It seems that there are a lot more affordable houses out there than we might think!
According to The Star, there are a lot of houses priced between RM200,000 and RM250,000. However, they are not very accessible and well-known.
“We know the houses are there. We need one authority to provide the big data so people are aware that these properties are available throughout the country,” Real Estate and Housing Developers’ Association (Rehda) president Datuk Seri Fateh Iskandar told the daily.
“Although financing is an issue, there has to be awareness that these units are widely available.”
The report also found that these affordable houses are actually available in Kajang, Bukit Jalil, Kepong, Setia Alam, Cheras, Klang and Cyberjaya, though most of them are more than 30km away from the city centre.
These homes reportedly come between 662 sq ft and 1,635 sq ft for a double-storey house, depending on the location.
In 2014, it was found that the median monthly household income increased from RM4,585 to RM5,228. Based on this statistic, The Star estimated that affordable homes would cost around RM188,000 or three times a household’s median annual income.
Using this rough estimate, the daily researched homes priced between between RM200,000 and RM250,000 and found that the government has a number of affordable housing programmes. Here’s a list of them:
- Rumah Selangorku
- Federal Territories Housing Scheme (RUMAWIP)
- Program Perumahan Rakyat (PPR)
- Perumah Penjewat Awam 1 Malaysia (PPA1M)
- Rumah Mesra Rakyat 1 Malaysia (RMR1M)
- Rumah Idaman Rakyat (RIR)
- MyHome 1 and MyHome 2
- Rumah Mesra Rakyat Plus (RMRplus)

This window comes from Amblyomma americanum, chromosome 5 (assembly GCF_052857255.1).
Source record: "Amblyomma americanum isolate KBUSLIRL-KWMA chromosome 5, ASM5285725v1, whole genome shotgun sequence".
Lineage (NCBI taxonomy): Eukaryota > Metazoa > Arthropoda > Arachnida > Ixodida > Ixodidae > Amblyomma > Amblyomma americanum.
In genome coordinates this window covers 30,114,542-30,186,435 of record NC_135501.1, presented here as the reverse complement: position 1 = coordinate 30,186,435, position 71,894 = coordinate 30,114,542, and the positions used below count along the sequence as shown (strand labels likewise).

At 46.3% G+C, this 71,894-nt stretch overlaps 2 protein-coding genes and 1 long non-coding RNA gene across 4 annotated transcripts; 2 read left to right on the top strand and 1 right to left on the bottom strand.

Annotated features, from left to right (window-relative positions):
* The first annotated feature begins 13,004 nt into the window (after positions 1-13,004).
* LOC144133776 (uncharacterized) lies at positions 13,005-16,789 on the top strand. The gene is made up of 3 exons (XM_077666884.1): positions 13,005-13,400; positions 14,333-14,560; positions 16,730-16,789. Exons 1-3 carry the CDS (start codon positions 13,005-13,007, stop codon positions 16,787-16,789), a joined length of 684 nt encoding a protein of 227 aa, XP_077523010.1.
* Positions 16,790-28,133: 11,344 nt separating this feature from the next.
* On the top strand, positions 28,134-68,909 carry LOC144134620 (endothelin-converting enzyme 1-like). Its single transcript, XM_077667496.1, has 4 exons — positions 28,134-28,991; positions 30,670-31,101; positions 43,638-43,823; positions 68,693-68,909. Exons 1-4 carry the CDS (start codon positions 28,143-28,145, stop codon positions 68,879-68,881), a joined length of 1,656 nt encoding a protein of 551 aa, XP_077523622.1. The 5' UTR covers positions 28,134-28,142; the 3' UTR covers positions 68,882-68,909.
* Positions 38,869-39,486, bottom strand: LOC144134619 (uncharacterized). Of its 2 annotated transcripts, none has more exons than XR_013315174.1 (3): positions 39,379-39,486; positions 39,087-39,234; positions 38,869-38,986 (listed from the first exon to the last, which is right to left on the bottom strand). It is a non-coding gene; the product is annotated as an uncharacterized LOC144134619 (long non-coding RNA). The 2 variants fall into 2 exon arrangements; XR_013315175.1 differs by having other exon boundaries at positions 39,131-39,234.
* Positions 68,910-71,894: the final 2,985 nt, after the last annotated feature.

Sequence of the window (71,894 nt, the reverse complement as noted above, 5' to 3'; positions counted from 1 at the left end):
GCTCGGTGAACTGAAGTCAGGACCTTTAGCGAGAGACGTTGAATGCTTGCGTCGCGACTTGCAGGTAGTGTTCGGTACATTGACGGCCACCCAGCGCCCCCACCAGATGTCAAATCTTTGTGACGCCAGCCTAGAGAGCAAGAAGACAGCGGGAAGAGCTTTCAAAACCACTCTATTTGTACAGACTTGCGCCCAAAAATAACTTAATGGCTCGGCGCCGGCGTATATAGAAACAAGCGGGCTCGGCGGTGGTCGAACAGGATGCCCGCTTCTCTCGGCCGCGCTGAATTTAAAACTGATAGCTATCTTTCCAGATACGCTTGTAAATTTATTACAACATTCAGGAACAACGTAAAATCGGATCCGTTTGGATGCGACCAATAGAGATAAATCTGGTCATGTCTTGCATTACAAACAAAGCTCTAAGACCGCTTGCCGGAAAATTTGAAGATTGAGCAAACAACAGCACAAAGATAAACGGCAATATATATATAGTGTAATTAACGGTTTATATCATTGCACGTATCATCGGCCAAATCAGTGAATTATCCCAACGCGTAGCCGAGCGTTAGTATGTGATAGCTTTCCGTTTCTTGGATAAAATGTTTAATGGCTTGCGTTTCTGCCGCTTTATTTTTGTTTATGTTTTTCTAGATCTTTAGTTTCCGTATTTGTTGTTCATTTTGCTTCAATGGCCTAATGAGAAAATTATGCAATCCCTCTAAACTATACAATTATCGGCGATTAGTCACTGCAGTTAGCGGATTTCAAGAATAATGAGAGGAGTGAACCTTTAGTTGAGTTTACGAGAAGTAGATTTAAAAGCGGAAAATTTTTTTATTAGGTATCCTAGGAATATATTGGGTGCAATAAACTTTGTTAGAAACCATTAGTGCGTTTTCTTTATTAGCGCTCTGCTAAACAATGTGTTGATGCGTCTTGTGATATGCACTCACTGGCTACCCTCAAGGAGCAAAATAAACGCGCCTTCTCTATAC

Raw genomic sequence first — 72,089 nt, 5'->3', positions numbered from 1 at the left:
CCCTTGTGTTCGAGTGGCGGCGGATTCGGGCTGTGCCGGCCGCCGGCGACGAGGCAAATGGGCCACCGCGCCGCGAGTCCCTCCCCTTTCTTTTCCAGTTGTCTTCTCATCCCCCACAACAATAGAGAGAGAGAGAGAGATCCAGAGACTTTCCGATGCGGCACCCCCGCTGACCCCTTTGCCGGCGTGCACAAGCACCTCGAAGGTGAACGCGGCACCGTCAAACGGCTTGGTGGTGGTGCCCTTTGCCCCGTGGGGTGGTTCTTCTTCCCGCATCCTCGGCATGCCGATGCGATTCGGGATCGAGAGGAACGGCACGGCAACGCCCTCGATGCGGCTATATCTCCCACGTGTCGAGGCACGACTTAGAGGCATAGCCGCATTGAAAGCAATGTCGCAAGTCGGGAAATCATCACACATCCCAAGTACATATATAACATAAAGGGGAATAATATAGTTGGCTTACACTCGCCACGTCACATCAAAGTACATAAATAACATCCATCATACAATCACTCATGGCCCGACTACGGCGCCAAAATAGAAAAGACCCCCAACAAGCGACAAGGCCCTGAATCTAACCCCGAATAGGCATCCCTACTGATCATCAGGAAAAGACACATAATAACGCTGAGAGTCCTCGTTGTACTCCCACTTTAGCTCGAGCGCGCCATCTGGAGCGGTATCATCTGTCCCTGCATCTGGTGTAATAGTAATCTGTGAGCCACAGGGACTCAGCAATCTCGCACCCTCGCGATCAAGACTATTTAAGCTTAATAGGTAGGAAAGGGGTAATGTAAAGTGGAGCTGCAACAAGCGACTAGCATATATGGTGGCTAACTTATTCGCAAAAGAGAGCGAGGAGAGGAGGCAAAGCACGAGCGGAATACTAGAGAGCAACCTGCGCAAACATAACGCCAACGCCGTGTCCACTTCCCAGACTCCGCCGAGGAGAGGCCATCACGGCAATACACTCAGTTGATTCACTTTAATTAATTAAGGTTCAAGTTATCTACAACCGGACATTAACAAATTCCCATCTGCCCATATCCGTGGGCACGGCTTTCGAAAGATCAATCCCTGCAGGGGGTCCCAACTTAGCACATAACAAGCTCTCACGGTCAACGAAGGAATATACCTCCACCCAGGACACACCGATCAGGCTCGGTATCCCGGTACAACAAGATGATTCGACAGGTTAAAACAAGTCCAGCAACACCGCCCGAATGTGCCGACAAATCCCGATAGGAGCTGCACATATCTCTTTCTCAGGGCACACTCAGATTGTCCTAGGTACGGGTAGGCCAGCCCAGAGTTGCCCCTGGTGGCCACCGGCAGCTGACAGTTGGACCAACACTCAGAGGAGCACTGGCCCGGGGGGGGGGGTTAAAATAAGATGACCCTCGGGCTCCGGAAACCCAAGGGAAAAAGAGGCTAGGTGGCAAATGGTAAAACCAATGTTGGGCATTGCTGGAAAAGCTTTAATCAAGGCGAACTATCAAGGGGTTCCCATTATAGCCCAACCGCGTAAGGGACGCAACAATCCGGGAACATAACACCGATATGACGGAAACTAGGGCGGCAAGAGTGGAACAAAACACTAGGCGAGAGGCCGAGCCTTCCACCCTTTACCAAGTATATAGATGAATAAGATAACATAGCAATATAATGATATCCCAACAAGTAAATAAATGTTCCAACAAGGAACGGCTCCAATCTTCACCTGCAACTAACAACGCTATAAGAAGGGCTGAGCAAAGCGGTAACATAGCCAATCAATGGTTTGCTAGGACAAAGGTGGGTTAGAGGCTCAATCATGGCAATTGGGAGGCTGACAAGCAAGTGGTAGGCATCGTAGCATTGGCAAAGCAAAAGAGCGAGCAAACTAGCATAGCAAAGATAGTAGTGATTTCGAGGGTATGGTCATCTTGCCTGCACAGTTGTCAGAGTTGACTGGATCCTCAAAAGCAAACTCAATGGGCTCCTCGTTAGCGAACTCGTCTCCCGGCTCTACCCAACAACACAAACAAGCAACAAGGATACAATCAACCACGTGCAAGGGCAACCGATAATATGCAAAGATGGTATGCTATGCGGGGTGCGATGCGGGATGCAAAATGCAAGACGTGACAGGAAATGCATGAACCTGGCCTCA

- Rumah Mampu Milik Johor
- Syarikat Perumahan Negara Bhd
However, those who are interested in purchasing a home would need to register online and read a manual. Based on certain criteria, the government then selects people who can buy these homes.
The procedure, according to an industrial source interviewed by the daily, involves the government giving developers a list of selected buyers. These potential buyers are then called by the developers.
“At this point, a few issues may arise. The potential buyer may be unhappy with the location or the unit. Or those selected may not be eligible for the financing they want. Or they already own property,” said the source.
These developers reportedly take a long time to sell their units, and the units left unsold are seen as a loss to them. Therefore, their margin for affordable housing is often low.
As for the buyers, it appears that first-time home buyers are often picky, preferring locations like Hartamas, Damansara or KL city centre. Meanwhile, most of the affordable homes are located further away.
What do you think of these findings? Let us know in the comments!
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